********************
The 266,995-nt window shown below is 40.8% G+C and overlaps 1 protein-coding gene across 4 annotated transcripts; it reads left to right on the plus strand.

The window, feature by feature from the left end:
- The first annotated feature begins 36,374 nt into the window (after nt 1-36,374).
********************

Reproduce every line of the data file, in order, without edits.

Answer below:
The 266,995-nt window shown below is 40.8% G+C and overlaps 1 protein-coding gene across 4 annotated transcripts; it reads left to right on the plus strand.

The window, feature by feature from the left end:
- The first annotated feature begins 36,374 nt into the window (after nt 1-36,374).